How to Deal With Toy Overload

When we got home from 10 days of traveling and visiting family for Christmas, my house looked like a giant had picked it up and shook it.  The detritus of our own family Christmas, held at home before we left, was still spread out across the living room.  A car full of gifts for the three of us, plus two garbage bags full of hand-me-down clothes for my daughter, our suitcases and a mountain of dirty laundry just added to the chaos.

Something had to give.  My (sometimes deeply hidden) minimalist streak was in open rebellion.  I had to get organized and fast.

So, spurred on by the massive pile of STUFF that was dominating my living room, I got a little advice from online and started sorting my daughter’s toys.

I’ve been reading a lot about Montessori-style activities for toddlers and some of the concepts really resonate with me—like the idea of rotating toys so that the kiddo doesn’t get bored or overwhelmed.
First, I sorted ALL the toys—got rid of the junk (bendy straws? yogurt lids? random pipe cleaners?) and the toys that were clearly too young for her developmentally—and put the remaining toys into categories based on this very useful blog post: moving toys (gross motor skills), thinking toys (fine motor skills), and pretend toys.  Then I used some cloth bins I already had to make “sets” that include three of each kind of toy.
I ended up with four full sets, one not-quite-full set, and quite a few left over “thinking” toys (puzzles, blocks, shape sorters), which I’ll store for now and swap into the rotation from time to time.
The idea is that you keep one set of toys out for a week or so, then rotate it with one of the “away” sets.  Some things, like paper and crayons, a dress-up box, and my little girl’s new play kitchen, stay out all the time.  We’ll keep the not-quite-full set upstairs in her room, where she spends less time.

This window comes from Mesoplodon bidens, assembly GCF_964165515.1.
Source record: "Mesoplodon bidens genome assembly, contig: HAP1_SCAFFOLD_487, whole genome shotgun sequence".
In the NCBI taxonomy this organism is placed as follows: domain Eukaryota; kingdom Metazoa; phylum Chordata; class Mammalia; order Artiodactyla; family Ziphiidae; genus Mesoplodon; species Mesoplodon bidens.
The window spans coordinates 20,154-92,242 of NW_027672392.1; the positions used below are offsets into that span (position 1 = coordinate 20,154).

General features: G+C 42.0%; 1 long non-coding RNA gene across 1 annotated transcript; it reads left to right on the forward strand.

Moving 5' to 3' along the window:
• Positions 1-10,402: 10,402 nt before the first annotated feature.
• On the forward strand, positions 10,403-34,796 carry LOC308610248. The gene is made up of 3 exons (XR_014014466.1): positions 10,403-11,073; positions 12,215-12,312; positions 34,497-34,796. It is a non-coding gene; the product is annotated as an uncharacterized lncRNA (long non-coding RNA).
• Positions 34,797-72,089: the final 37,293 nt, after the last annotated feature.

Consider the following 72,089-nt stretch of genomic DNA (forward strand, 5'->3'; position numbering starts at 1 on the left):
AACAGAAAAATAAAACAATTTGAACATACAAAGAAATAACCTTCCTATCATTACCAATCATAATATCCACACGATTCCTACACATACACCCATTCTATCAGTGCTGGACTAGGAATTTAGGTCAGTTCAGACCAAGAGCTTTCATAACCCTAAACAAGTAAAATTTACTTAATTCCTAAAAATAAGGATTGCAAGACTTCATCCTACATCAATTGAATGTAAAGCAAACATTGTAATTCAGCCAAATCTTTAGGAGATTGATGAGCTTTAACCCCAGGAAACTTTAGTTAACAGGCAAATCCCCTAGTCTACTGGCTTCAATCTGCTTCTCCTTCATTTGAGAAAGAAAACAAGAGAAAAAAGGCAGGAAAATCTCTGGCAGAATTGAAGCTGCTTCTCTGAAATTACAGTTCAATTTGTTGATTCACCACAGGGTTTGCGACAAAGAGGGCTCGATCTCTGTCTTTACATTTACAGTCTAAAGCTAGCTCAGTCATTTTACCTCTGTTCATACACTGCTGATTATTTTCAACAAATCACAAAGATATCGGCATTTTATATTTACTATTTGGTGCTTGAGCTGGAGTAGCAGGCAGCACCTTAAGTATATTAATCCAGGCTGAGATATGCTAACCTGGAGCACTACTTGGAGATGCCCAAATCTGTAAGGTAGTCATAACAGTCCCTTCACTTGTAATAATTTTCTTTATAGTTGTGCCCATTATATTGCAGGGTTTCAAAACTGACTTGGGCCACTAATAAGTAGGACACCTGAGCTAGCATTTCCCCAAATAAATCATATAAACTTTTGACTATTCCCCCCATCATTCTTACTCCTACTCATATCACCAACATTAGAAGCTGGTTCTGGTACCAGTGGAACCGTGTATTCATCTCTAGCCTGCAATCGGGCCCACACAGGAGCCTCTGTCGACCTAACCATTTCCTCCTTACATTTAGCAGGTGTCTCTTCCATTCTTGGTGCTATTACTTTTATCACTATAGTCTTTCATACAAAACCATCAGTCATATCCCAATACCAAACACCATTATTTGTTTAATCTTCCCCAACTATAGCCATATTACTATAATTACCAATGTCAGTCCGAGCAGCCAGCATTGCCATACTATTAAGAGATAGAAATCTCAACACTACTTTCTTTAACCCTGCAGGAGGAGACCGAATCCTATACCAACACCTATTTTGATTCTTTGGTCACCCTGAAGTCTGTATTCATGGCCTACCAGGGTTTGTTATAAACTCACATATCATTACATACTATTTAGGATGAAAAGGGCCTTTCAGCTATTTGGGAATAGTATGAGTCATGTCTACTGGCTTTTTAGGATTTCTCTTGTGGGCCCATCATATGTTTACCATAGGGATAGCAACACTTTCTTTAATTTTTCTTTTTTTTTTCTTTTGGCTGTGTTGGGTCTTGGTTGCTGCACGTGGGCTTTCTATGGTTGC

Three toys each from three categories equals only nine toys per basket.  For a parent who is used to an overflowing play area, that may seem extremely minimalist, but I’ve already found my daughter playing with toys she hasn’t seen in weeks or months.
This really isn’t that minimalist, either.  I didn’t get rid of any of the toys that were age appropriate, even to make room for new Christmas toys.  Really, I only sorted out a few things like baby rattles that she is clearly too old for.  My hope is not that she have fewer toys overall, but that she actually play with and enjoy the toys she does have.
As we rotate through the boxes, I’ll be able to see which toys she really doesn’t play with or enjoy, and swap those out for things she might enjoy more.  Things won’t have a chance to just sink to the bottom of the toy bins and be lost forever.
In addition, cleaning up is a lot easier.  I’m pretty lucky in that my daughter actually likes to clean up, but she has to know where things go.  At 20 months, I can easily tell her to put her toys back into the bin.  No complicated sorting necessary.
The bins that aren’t in rotation fit onto two bookshelves I had already cleared out for toys along with a collection of books.  A couple of oversized things can also live in that corner, and I don’t have to feel like my entire life is taken over by toys.
It may not seem like much, but I already feel so much more organized!  I’m hoping she’ll like it.  I had everything pulled out this morning, and she got really overwhelmed and wanted to go upstairs, away from everything, which just proves to me that for her and for me, less is definitely more.

 

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